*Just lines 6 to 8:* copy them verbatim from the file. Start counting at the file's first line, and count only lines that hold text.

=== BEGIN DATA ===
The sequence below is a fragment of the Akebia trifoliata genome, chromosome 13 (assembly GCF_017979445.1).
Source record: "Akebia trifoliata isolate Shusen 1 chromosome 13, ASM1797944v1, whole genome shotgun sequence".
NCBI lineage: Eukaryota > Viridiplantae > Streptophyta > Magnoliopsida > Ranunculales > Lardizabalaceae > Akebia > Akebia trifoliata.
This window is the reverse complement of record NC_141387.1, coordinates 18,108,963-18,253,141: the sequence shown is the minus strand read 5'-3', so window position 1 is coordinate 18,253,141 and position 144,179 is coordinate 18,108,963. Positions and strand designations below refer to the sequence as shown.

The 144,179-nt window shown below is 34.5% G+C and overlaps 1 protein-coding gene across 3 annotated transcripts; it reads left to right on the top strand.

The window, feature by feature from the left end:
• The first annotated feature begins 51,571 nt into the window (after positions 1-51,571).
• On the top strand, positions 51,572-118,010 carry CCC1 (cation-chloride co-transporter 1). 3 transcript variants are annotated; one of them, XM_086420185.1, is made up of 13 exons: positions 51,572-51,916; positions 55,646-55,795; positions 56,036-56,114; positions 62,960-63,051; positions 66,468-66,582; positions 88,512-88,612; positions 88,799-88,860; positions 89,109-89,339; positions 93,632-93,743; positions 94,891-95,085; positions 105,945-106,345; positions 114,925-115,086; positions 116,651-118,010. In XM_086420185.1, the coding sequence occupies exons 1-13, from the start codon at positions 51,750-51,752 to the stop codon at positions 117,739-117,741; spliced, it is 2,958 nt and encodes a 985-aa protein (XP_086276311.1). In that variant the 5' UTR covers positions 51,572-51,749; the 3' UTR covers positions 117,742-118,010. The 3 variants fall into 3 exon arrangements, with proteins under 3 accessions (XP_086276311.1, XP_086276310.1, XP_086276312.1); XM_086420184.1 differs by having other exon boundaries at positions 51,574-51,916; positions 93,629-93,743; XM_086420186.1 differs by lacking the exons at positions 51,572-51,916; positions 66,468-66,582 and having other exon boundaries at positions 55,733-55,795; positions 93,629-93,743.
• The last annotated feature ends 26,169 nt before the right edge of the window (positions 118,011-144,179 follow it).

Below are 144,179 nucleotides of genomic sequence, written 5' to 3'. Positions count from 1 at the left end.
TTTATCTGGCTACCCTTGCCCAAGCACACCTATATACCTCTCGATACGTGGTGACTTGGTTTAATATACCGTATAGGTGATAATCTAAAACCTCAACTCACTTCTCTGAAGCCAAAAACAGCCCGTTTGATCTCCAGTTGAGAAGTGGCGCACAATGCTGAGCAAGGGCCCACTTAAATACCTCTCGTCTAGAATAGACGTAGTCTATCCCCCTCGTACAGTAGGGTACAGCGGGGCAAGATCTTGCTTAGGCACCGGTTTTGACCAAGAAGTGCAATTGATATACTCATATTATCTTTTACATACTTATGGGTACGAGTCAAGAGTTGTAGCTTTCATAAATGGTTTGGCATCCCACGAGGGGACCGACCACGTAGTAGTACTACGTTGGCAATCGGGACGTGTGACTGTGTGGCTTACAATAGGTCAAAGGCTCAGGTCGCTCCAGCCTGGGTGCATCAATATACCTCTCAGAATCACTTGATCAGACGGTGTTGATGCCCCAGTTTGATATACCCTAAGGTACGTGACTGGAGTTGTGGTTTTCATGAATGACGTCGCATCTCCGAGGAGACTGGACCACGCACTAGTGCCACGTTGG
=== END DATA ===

The window, feature by feature from the left end:
• The first annotated feature begins 51,571 nt into the window (after positions 1-51,571).
• On the top strand, positions 51,572-118,010 carry CCC1 (cation-chloride co-transporter 1). 3 transcript variants are annotated; one of them, XM_086420185.1, is made up of 13 exons: positions 51,572-51,916; positions 55,646-55,795; positions 56,036-56,114; positions 62,960-63,051; positions 66,468-66,582; positions 88,512-88,612; positions 88,799-88,860; positions 89,109-89,339; positions 93,632-93,743; positions 94,891-95,085; positions 105,945-106,345; positions 114,925-115,086; positions 116,651-118,010. In XM_086420185.1, the coding sequence occupies exons 1-13, from the start codon at positions 51,750-51,752 to the stop codon at positions 117,739-117,741; spliced, it is 2,958 nt and encodes a 985-aa protein (XP_086276311.1). In that variant the 5' UTR covers positions 51,572-51,749; the 3' UTR covers positions 117,742-118,010. The 3 variants fall into 3 exon arrangements, with proteins under 3 accessions (XP_086276311.1, XP_086276310.1, XP_086276312.1); XM_086420184.1 differs by having other exon boundaries at positions 51,574-51,916; positions 93,629-93,743; XM_086420186.1 differs by lacking the exons at positions 51,572-51,916; positions 66,468-66,582 and having other exon boundaries at positions 55,733-55,795; positions 93,629-93,743.